Odisha's record in addressing forest rights is poorer than the national average, despite the Union Tribal Minister hailing from the state
As Odisha goes to poll in April, the concerns of 95,91,000 tribals in the state will be a prominent electoral issue. The Schedule Tribes (ST) account for nearly 22 per cent of the state's population. The Mayurbhanj district records the highest density of tribal population.
Out of the 21 parliamentary constituencies (PC) in the state, five — Nabarangpur, Koraput, Mayurbhanj, Keonjhar, Sundargarh — are reserved for ST candidates.
Apart from the five reserved PCs, their population is also high in these districts — Deogarh (35 per cent), Gajapati (54 per cent), Jharsuguda (30 per cent), Kandhamal (53 per cent), Nuapada (33 per cent), Rayagada (56 per cent), Sambalpur (34 per cent).
This means that apart from the five reserved PCs, the tribal vote will be important in Kalahandi, Kandhamal, Sambalpur and Berhampur PCs as well. According to the 2011 Census figures, the tribal population even in some non-tribal areas is as high as 42 per cent in the state.
Odisha has had a history of some of the biggest tribal land-related struggles in the country. The struggles against projects proposed and operated by POSCO and Vedanta are still relevant. Under these circumstances, the question of turning traditional tribal rights over forest land into legally recognised land rights as enshrined in the Forest Rights Act, 2006 (FRA) becomes important.
Mobilisation around the issue of FRA has already started in the state. “People’s manifestoes in many districts have already been sent to political parties by organisations working with the tribals. The land issue of tribals and FRA are being taken seriously by the parties, especially after the role FRA issues played during the Chhattisgarh elections,” says Giri Rao of Vasundhara, a non-profit working on FRA-related issues in Odisha.
Moreover, data compiled and analysed by Community Forest Rights — Learning and Advocacy (CFR-LA), a national-level group of experts and activists working on creating awareness about FRA, has shown how the offset between performance and potential of FRA is huge.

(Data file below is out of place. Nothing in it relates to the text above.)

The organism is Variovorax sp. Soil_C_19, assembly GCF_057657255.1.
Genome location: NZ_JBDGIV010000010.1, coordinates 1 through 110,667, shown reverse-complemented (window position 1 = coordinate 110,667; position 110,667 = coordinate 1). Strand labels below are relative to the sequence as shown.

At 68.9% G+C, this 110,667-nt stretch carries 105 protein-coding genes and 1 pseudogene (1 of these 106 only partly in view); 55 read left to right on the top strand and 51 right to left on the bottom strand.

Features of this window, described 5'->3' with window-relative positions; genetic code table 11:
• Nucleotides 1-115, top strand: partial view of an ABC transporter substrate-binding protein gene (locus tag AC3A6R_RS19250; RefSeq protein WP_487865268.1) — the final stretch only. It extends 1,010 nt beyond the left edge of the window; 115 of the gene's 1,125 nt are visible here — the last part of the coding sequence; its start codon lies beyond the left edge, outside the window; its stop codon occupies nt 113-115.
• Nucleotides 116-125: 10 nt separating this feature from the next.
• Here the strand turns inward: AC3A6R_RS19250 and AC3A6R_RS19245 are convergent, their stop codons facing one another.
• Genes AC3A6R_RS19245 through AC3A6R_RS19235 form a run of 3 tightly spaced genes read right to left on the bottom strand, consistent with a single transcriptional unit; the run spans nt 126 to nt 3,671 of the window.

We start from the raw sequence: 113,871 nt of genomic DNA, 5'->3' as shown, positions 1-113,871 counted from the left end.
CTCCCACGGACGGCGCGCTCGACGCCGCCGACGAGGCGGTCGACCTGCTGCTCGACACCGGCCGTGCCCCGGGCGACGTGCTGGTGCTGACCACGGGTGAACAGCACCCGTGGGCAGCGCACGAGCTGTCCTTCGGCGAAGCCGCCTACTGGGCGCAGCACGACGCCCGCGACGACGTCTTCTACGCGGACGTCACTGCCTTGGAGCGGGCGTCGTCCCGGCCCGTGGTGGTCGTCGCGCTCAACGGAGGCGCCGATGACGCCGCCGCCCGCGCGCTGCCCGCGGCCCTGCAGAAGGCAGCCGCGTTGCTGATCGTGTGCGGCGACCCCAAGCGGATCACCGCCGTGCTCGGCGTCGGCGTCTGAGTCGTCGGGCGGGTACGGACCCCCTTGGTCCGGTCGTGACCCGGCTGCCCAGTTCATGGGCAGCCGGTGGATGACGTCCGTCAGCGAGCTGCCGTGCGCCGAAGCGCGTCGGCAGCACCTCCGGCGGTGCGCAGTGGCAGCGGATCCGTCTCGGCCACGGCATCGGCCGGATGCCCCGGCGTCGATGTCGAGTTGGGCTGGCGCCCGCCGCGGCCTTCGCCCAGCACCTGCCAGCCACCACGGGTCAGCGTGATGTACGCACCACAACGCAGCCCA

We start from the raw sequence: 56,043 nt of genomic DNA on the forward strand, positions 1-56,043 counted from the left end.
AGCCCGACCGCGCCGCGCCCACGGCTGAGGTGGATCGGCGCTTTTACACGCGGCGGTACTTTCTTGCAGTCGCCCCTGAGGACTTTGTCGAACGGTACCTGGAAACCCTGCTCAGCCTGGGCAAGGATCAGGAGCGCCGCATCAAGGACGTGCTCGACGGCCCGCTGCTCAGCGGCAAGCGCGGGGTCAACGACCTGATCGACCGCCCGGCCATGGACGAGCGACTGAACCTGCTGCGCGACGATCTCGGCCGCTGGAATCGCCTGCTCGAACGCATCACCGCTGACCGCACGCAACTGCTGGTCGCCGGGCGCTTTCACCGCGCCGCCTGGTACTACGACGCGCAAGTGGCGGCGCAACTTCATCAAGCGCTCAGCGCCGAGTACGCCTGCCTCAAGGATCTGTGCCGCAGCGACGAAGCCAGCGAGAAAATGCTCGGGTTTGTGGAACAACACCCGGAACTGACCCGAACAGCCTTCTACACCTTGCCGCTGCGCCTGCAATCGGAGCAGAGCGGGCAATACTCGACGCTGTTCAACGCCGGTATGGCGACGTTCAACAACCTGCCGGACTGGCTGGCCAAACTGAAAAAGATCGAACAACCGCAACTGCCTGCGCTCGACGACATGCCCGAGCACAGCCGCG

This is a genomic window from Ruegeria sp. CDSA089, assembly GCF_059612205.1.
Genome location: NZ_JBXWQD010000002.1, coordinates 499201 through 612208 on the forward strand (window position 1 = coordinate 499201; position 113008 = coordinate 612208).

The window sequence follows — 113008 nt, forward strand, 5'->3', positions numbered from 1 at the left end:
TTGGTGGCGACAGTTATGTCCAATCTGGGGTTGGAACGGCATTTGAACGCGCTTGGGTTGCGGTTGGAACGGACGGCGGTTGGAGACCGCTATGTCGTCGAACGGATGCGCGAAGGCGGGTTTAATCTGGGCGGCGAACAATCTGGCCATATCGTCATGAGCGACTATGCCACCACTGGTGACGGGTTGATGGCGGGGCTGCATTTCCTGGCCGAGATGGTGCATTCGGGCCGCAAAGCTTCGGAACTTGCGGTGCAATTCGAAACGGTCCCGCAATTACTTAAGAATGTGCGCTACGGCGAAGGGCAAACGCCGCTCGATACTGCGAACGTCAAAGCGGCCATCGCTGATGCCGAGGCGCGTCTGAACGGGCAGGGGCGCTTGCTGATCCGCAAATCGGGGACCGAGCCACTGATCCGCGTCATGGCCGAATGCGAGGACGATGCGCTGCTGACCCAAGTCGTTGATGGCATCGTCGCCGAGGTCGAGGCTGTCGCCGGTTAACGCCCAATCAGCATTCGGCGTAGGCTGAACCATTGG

The overall performance of the state is poorer than the national average. While the national rate of approval of FRA claims is around is 81 per cent, the same for Odisha is 71 per cent. The rate of approval for Other Traditional Forest Dweller (OTFD) in Odisha (2 per cent) is also significantly lower than the national average (13 per cent).
Data shows that, if implemented properly, FRA has the potential to benefit 89 per cent of the population in 88 per cent of the households of the five ST PCs. However, as opposed to this, in the five PCs, households which have benefitted from FRA range from 16 per cent in Keonjhar and 3.72 per cent in Sundargarh.
Sundargarh is one of the ST-reserved PCs from where Jual Oram won to enter the corridors of power and become the current Union Tribal Minister — responsible for the implementation of FRA. Yet, it has the worst performance record in the state when it comes to the implementation of FRA.
Among the five ST PCs, Sundergarh has the highest rate of rejection of claims under FRA, while not a single claim of the non-ST forest dweller (called OTFD under FRA) has been approved.
It is the second-largest district of Odisha after Mayurbhanj. With a geographical area of 9,712 square kilometres — 6.23 per cent of the state — the district is also the second largest in terms of forest cover. It has 4,232.57 sq km or 8.53 per cent of total forest area of the state.
The district is also a declared Fifth Schedule Area with over 50 per cent of its population comprising various tribal communities. But despite this, the district has performed abysmally in granting individual forest right titles under the FRA.
With less than 4 per cent households being given land titles, it has the lowest implementation of FRA in Odisha. And the rejection rate in Sundargarh is also the highest in Odisha followed by Gajapati and Keonjhar districts.
According to official figures till December 2018, out of the total 40,756 claims for individual forest rights, including 39,756 from ST forest dwellers, a total of 17,385, including 16,864 of ST forest dwellers, have been rejected.
The rights of other traditional forest dwellers have also been ignored. Out of the total 555 claims from them, 521 have been rejected. Even the five assembly constituencies of the district — Bonai, Talsara, Sundargarh, Biramitrapur and Rajgangpur — are among the lowest performers in terms of granting titles to tribals.
In Rajgangpur, represented by veteran Biju Janata Dal (BJD) leader and former minister Mangala Kisan, just 818 forest dwelling families, or 1.88 per cent, have received titles under the FRA, which is the lowest in the state.
Now, as the political parties begin to woo their voters, they will have to answer the questions of the 22 per cent tribal communities about what happened to their rights.
(With inputs from Priya Ranjan Sahu)
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